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  • 09/19/17 -
    9:45 AM to 11:00 AM

    Department Seminar: Professor William C.K. Pomerantz

    Department Seminar

Professor Pomerantz

Professor Pomerantz is an assistant professor and McKnight Land-Grant Professor in the Department of Chemistry. 


Researchers in Pomerantz' lab seek to develop new chemical probe molecules for protein-protein interactions (PPIs) by developing new chemistry and structural biology approaches. Broadly speaking, his research seeks to understand the molecular level details of PPIs. At the same time, his group's researchers use chemistry to design synthetic molecules that disrupt the dysregulated forms of PPI communication to further understand the underlying biology. They apply NMR, and in future experiments MRI, to visualize biomolecular interactions, and use small molecules that they synthesize in the laboratory to perturb the protein function. Researchers use the element fluorine to facilitate their research goals due to its unique properties. Observing the interactions between two proteins is a challenging task in the complex environment of a living cell. To do so, the researchers “tag” a protein so that it is visible amidst many other biomolecular background signals in a way that does not perturb the natural function of the protein. The fluorine atom is absent from the biological recipes for making all three essential biomolecules (proteins, sugars, and nucleic acids) but is similar in size to the hydrogen atom. Pomerantz' lab overrides the strict rules of nature governing protein synthesis and can tag our proteins with a variety of fluorine atoms replacing hydrogen. This provides us with a specific probe to study our proteins without background signals. Fluorine is an extremely sensitive probe, making it easy to observe as well as highly responsive to changes in its environment. Because they can understand the surroundings of each fluorine tag, the researchers can define not only if a molecule binds to a protein, but where, and can rapidly quantify the strength of the interaction in cells and even whole organisms using 19F MRI. This specificity allows the researchers to determine how the molecule in question disrupts the communication between the important protein partners and informs our use of chemistry to design new molecules. One particular area of biology they anticipate their methods will impact is the field of Epigenetics.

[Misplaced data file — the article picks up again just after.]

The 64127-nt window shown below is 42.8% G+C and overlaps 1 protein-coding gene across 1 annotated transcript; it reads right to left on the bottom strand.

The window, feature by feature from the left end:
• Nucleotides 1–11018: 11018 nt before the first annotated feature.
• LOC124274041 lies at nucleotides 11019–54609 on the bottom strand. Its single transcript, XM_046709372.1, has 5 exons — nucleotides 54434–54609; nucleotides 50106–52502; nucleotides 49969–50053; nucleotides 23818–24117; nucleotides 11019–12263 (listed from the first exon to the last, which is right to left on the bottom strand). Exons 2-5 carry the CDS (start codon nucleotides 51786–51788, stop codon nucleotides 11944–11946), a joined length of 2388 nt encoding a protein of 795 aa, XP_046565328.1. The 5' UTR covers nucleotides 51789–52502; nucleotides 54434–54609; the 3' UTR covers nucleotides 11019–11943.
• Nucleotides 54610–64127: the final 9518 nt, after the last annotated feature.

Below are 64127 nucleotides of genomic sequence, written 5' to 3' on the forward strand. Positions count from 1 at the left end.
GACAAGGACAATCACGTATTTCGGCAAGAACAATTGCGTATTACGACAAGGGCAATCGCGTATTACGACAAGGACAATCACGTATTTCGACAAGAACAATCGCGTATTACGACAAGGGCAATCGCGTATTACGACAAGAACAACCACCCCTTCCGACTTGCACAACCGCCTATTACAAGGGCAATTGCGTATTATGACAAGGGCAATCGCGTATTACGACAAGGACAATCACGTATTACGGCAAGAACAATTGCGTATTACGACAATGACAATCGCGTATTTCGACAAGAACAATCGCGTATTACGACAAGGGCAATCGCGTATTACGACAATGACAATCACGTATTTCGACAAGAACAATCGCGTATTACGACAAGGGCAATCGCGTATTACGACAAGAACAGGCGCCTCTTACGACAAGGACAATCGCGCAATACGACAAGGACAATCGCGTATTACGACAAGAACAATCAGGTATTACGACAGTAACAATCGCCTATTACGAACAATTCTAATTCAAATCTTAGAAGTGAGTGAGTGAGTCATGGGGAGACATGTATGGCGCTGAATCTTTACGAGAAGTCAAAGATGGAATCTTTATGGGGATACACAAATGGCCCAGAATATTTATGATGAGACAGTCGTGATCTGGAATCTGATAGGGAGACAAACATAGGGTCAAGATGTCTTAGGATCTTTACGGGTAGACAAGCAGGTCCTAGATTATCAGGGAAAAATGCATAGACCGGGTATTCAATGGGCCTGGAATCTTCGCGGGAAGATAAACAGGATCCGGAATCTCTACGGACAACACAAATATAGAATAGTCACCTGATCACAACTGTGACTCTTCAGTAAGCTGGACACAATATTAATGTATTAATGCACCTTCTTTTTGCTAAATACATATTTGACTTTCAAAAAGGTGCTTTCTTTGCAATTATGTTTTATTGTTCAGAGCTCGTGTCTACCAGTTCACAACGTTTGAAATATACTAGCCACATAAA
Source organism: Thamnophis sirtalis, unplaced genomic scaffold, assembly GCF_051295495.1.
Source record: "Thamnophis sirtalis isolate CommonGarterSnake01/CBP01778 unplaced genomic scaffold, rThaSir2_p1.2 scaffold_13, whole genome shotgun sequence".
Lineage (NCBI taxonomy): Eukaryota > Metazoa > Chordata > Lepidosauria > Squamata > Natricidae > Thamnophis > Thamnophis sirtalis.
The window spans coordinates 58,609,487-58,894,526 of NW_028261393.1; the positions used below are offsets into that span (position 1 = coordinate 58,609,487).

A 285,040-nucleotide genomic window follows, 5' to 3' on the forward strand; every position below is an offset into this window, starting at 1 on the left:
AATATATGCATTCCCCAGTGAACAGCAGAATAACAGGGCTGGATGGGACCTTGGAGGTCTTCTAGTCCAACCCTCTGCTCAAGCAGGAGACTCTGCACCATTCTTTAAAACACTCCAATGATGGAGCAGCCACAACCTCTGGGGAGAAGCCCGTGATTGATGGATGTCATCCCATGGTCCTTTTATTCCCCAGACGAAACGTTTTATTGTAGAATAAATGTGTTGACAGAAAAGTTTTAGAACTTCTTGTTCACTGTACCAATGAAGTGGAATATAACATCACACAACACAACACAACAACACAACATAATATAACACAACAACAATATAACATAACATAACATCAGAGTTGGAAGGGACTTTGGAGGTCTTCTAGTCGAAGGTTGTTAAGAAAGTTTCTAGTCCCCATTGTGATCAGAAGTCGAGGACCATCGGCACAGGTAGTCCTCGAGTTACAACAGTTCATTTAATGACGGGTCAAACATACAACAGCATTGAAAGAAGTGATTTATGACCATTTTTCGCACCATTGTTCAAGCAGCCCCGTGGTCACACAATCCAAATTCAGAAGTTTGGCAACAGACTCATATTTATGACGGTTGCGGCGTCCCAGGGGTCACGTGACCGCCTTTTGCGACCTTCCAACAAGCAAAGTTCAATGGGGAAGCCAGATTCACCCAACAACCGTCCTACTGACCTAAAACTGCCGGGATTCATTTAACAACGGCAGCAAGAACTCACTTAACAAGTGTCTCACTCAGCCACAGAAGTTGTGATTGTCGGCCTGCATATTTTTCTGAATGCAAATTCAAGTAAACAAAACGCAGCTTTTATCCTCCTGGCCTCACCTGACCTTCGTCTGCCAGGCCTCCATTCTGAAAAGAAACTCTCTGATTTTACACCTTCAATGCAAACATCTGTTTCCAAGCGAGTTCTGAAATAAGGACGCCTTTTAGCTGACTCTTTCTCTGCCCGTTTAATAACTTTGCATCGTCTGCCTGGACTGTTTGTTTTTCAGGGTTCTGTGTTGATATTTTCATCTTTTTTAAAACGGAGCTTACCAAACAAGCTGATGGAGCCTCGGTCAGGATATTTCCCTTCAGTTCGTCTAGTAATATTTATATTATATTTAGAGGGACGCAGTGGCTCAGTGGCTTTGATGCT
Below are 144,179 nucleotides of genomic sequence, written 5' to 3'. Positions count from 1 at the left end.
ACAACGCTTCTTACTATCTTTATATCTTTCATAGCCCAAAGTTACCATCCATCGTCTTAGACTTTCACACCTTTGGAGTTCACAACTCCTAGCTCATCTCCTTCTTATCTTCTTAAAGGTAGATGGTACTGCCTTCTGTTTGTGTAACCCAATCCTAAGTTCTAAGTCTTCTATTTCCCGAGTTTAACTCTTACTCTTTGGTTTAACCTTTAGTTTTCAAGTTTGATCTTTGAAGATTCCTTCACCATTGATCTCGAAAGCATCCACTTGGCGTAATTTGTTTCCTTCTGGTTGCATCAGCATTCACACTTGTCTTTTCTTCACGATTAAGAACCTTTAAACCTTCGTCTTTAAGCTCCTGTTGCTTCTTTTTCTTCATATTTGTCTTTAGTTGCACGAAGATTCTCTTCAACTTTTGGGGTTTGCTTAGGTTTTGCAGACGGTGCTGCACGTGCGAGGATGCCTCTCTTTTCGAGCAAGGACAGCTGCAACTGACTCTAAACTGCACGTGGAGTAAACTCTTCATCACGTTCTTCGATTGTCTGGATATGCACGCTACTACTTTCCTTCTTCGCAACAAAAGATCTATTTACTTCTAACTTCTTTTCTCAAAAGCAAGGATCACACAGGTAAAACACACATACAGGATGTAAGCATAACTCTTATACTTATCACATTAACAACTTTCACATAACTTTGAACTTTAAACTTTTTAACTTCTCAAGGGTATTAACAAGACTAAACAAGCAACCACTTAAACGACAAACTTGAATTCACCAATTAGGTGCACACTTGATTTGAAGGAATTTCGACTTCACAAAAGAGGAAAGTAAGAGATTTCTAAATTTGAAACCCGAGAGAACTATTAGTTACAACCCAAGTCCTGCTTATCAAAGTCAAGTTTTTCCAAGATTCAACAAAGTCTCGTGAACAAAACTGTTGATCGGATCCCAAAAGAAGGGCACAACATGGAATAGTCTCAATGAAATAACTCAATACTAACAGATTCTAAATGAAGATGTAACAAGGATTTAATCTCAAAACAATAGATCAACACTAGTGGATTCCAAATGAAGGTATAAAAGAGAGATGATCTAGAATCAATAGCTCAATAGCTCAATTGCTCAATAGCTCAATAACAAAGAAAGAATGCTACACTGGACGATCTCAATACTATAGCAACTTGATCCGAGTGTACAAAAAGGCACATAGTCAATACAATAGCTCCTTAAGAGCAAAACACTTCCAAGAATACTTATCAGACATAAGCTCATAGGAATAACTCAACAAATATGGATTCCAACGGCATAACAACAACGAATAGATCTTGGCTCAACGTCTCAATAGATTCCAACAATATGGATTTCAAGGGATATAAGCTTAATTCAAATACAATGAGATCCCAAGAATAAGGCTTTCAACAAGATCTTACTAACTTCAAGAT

• Event Details

    Location: 331 Smith Hall
    Host: Department of Chemistry
    • Professor William C.K. Pomerantz
    • William Pomerantz
    • Department of Chemistry
    • University of Minnesota